fine arts, farm products, fruits and flowers, education. Nowata and Bokoshe
bands. Races 1:30 to 6 p. m., with vaudeville; Weekly Oklahoman's 2-year-
old trot; 2:11 pace, $600; four running events. Kline shows and permanent
attractions all day.
Thursday, September 28—State Day—People asked to meet state officials,
delegation in congress and members of legislature, 9 a. m. Judging of swine,
dairy cattle, dairy, farm products, fruits and flowers and education. Bund
concerts morning and afternoon. Kline shows and permanent attractions all
day. 1 p. m. Races—Free-for-all trot, $500; %-mlle- dash, free-for-all pace;
four lunning races.
Friday, September 29—Educational and Children's Day—Free admission
to all children of the common schools of Oklahoma. Judging In swine, dairy
cattle, bees and honey, farm product#, fruits and flowers in the morning.
Kline shows and permanent amusements all day. Six races and free vaude-
ville all the afternoon. 2:15 trot, $700;; freo-for-all pace, $500; four running
races. Ponca City and Thomas bands.
Saturday, September 30—Press Day and Traveling Men's Day—News-
paper publishers oj Oklahoma and traveling men will be guests of the State
Fair. 9 a. m. judging of sheep, farm products, fruits and flowers. Three bands
In concert morning and afternoon. Midway attractions all day. 1 p. m,
Raccb—2:30 trot, "Oklahoma Travelers' Stake," $1,000; 2:09 pace, $700;
"Press Handicap," $500; four other running events. Free vaudeville. 8 p m.,
meeting of Oklahoma Horse Breeders' association.
Sunday, October 1—Music Day—Metropolitan Concert Band and the
Monday, October 2—Soldiers' Day—All soldiers of the Civil, Mexican and
Spanish wars will meet in reunion. Opening of A. & M. School for boys and
girls. Judging of Short Horns and Percherons at 9 a. m. Metropolitan,
Hobart and Okmulgee bands. Kline and permanent shows all day. Racing
from 1:30 to 5, with free vaudeville. 2:30 2-year-old trot, $500; 2-year-old
pace, $400; four running events. 8 p. m. opening of Oklahoma Horse Show
in mammoth Live Stock Pavilion. Vaudeville, polo, push ball and live stock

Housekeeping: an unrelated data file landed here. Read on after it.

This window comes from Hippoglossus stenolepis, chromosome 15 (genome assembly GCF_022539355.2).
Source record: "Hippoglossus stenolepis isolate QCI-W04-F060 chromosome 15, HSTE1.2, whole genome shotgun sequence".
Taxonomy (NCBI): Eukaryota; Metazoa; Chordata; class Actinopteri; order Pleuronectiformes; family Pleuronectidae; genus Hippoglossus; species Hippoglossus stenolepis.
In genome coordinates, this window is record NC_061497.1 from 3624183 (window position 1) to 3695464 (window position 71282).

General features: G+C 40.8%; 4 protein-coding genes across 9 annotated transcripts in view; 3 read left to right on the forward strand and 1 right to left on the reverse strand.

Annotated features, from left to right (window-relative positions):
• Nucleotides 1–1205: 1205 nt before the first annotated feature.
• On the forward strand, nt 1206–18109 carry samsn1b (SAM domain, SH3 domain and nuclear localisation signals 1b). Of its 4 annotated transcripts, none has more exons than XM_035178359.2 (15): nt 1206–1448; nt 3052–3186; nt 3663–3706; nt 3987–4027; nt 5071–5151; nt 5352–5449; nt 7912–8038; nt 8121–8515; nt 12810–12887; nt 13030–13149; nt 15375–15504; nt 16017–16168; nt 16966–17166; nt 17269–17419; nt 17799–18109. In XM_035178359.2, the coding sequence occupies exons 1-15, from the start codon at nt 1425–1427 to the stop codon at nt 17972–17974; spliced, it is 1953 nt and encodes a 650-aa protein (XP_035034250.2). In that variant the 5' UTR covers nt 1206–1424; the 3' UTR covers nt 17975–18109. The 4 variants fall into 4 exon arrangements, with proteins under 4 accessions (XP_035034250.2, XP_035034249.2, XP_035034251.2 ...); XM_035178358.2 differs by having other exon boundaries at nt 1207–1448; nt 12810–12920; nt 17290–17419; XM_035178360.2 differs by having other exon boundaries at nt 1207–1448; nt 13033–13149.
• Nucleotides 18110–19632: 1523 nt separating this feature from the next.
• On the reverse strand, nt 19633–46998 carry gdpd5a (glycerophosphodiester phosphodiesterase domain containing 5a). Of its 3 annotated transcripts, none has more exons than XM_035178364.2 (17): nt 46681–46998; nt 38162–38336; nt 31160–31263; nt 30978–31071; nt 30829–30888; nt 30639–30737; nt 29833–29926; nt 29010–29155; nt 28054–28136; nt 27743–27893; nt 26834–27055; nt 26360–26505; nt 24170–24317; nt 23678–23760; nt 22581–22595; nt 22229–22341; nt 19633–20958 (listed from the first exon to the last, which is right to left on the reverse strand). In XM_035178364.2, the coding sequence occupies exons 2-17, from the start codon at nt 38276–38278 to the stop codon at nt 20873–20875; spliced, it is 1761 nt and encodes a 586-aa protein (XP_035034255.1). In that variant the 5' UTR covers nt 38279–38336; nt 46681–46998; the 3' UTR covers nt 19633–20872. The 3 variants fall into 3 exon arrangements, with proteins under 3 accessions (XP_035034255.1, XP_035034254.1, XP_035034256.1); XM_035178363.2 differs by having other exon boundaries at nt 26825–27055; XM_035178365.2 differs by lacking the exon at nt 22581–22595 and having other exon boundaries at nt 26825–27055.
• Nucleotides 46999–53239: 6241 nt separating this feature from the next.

parade. 7:30 p. m., meeting of Oklahoma Swine Breeders' association.
Tuesday, October 3—Fraternal Day—Responding to mnny requests, this
day will be given over to various secret, fraternal and other orders. 9 a. m.
Judging of Herefords, Percherons, French Drafts and Belgian horses. Second
day f A. & M. short course for boys and girls. Hobart and Cherokee bands.
Baby show opens In auditorium. All attractions in full blast. Racing and
vaudeville in the afternoon. 2:20 trot, $700; 2:25 3-year-old pace, $500; four
running races. Second night of the big horse show. 7:30 p. m., meeting of
the Bee Keepers' association of Oklahoma in the Apiary building.
Wednesday, October 4—Virginia Day—All former Virginians now living
In Oklahoma have boen asked to assemble for the purpose of organizing.
9 a. m„ judging of Aberdeen Angus, Clydesdale, English Shire, German Coach
and Cleveland Bays. Boys' and girls' school. Elk City and Cherokee bauds.
Kline shows all day. Racing from 1:30 to 5 p. m., 2-year-old trot, $500;; -2:14
pace, $700; four running events. Horse show and other events in stock
pavilion. Second day of Baby Show.
Thursday, October 5—Derby Day—On this day the Oklahoma Alumni
association of the University of Texas will celebrate. 9 a. m., judging of Reef
Polled, Steer classes, Hackney and French Draft, Geldings and Mares, Jacks,
Jennets and Mules, Breeding classes light horses. A. & M. School morning,
afternoon and night. Kline shows. 1 p. m. Races—2:13 trot, $500; 2:25 pace,
$1,000; "Oklahoma Derby," $500; three other running events. Horse show at
night. Final awards In baby show.
Friday, October 6—Parade Day—The big feature of the Oklahomn State 1 0 f o'i'ST
Fair will be the great parade of the prize winning cattle. Cleveland band. | cJ/ClUW DAUVv
Great Herbert A. Kline shows. Countless other attractions. 1 p. m. Races— |
1% mile dash, free-for-all trot; 1% mile dash, 2:16 pace; four running races.
Band concerts in grand stand and on grounds. Horse show, polo, puBh ball
and vaudeville at night.
Saturday, October 7—Good Roads Day—On this day the good roads move-
Oxidine is not only
the quickest, safest, and
surest remedy for Chills
and Fever, but a most
dependable tonic in all
A liver tonic—a kid-
ney tonic—a stomach
tonic—a bowel tonic.
If a system-cleansing
tonic is needed, just try
—a bottle proves
The specific for Malaria, Chill*
and Fever and all diseaae®
due to disordered kid*
neya, liver, stomach
i and bowels.